Tag Archives: market economy

Democracy that Delivers Podcast #52: Lindsey Marchessault on Using Open Data To Ensure Public Money is Spent Honestly, Fairly, and Effectively

Podcast guest Lindsey Marchessault

On this week’s Democracy that Delivers podcast, Lindsey Marchessault from Open Contracting Partnership discusses opening up public contracting through disclosure and data engagement so that public money is spent honestly, fairly, and effectively. Marchessault talks about how this is done and the problems that open contracting is trying to address. She provides interesting examples of projects in countries such as Ukraine and Nigeria, and discusses the different roles played by government, the private sector, and civil society in developing impactful and sustainable change. Marchessault also discusses the kind of support and resources available for those who want to implement open contracting, and gives her advice on the most important first step in any open contracting initiative.

Follow Lindsey on Twitter and learn more about the Open Contracting Partnership.

Want to hear more? Listen to previous podcasts at CIPE.org/podcast.

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Launching a Platform for Peer Learning for Economic Think Tanks in Southeast Asia

Southeast Asia is currently home to around 8% of the world’s population. Collectively, the countries that comprise Southeast Asia – Brunei, Cambodia, Indonesia, Laos, Malaysia, Myanmar, the Philippines, Singapore, Thailand, and Vietnam – are projected to become the fourth largest economy globally by 2050, with a combined workforce that is already the third largest in the world – after China and India. The region has experienced rapid economic growth over the past decade and exhibits tremendous diversity in terms of ethnicity, culture, religion and income levels. The establishment of the ASEAN Economic Community (AEC) in 2015 signaled a strong support from members for closer economic integration of these diverse populations.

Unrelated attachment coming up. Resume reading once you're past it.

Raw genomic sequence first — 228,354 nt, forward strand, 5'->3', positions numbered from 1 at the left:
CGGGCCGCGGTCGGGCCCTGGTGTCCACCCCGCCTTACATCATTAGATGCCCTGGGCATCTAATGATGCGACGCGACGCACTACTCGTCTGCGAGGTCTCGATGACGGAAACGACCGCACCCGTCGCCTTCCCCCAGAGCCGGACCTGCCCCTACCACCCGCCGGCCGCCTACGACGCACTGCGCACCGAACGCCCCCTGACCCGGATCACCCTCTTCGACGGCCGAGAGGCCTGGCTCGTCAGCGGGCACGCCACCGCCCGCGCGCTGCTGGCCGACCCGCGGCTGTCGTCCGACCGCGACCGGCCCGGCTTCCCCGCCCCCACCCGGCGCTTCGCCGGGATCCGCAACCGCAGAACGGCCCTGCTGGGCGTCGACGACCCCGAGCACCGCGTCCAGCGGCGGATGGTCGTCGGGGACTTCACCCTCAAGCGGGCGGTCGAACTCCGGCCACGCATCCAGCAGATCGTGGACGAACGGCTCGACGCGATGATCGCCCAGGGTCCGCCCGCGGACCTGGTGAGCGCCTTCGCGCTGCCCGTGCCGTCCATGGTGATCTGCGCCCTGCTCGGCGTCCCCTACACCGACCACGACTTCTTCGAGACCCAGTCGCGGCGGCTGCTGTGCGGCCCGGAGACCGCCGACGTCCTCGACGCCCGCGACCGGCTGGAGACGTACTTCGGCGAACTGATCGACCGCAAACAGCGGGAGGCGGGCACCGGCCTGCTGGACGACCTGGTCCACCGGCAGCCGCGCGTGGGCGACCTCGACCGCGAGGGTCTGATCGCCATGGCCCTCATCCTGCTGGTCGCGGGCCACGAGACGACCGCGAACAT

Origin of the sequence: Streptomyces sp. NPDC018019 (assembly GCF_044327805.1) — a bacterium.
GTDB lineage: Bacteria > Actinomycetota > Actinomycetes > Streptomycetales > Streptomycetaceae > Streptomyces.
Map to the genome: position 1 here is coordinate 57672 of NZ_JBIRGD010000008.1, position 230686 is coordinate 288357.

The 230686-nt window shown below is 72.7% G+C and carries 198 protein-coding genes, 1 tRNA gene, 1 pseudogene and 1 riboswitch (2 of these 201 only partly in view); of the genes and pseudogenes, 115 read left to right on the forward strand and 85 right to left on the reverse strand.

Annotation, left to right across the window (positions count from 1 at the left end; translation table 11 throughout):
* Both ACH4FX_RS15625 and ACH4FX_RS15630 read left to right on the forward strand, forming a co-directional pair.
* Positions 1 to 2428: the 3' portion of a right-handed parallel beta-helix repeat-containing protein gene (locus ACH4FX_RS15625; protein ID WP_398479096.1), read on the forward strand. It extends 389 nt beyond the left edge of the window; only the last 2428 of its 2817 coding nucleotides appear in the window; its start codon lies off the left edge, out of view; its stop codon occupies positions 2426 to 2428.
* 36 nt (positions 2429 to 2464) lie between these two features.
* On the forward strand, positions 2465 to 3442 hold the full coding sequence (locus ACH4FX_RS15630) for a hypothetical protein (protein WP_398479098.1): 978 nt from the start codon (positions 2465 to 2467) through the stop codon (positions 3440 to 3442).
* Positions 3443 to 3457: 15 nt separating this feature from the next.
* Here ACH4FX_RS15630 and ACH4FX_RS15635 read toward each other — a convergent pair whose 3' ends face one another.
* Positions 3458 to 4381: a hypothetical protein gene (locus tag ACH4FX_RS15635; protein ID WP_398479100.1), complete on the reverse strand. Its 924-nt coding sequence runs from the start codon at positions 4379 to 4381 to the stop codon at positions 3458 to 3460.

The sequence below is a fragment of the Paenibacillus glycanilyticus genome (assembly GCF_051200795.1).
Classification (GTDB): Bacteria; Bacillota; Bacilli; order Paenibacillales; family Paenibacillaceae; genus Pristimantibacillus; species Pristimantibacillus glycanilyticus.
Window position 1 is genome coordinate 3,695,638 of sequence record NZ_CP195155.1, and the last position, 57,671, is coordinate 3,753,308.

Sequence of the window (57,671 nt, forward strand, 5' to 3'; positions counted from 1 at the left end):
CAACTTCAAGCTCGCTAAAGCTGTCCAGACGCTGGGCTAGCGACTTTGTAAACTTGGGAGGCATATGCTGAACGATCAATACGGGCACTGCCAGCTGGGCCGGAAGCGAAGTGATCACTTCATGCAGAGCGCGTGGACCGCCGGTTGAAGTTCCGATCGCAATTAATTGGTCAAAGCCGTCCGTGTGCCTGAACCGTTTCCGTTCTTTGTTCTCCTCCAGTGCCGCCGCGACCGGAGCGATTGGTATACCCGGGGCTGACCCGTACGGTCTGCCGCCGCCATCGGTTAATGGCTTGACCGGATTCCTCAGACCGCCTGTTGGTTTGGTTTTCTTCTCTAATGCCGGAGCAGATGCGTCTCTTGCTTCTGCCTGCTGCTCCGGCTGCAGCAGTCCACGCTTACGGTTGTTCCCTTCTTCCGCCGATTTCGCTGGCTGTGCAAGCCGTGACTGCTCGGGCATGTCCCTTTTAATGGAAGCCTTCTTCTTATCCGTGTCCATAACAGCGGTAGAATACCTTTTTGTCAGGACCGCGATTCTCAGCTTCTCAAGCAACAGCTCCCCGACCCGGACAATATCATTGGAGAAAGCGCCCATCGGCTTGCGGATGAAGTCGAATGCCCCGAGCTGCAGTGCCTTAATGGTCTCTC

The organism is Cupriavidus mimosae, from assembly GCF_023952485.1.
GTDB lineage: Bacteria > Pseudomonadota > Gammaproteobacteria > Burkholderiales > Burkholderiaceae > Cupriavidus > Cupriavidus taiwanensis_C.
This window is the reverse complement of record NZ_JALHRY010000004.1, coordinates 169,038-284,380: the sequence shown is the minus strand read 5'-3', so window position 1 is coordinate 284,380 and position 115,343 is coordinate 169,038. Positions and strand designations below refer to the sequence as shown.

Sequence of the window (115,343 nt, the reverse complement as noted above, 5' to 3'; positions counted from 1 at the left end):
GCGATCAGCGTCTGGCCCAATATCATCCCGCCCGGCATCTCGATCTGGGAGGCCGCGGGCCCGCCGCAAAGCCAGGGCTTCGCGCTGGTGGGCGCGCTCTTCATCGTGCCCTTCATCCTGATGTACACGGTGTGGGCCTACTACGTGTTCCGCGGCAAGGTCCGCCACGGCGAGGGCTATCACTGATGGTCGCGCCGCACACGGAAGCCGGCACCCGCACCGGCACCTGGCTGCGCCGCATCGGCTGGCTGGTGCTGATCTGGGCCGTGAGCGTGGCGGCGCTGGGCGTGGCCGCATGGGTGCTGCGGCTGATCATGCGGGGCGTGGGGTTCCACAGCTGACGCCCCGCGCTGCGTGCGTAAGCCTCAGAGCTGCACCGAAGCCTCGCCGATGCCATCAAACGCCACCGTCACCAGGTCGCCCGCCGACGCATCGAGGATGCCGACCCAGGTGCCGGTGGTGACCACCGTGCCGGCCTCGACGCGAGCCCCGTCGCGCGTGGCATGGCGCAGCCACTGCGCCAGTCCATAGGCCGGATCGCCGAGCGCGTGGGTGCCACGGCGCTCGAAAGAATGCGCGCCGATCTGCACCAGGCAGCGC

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Democracy that Delivers Podcast #40: Claude Fontheim on the Need for “Globalization with a Human Face”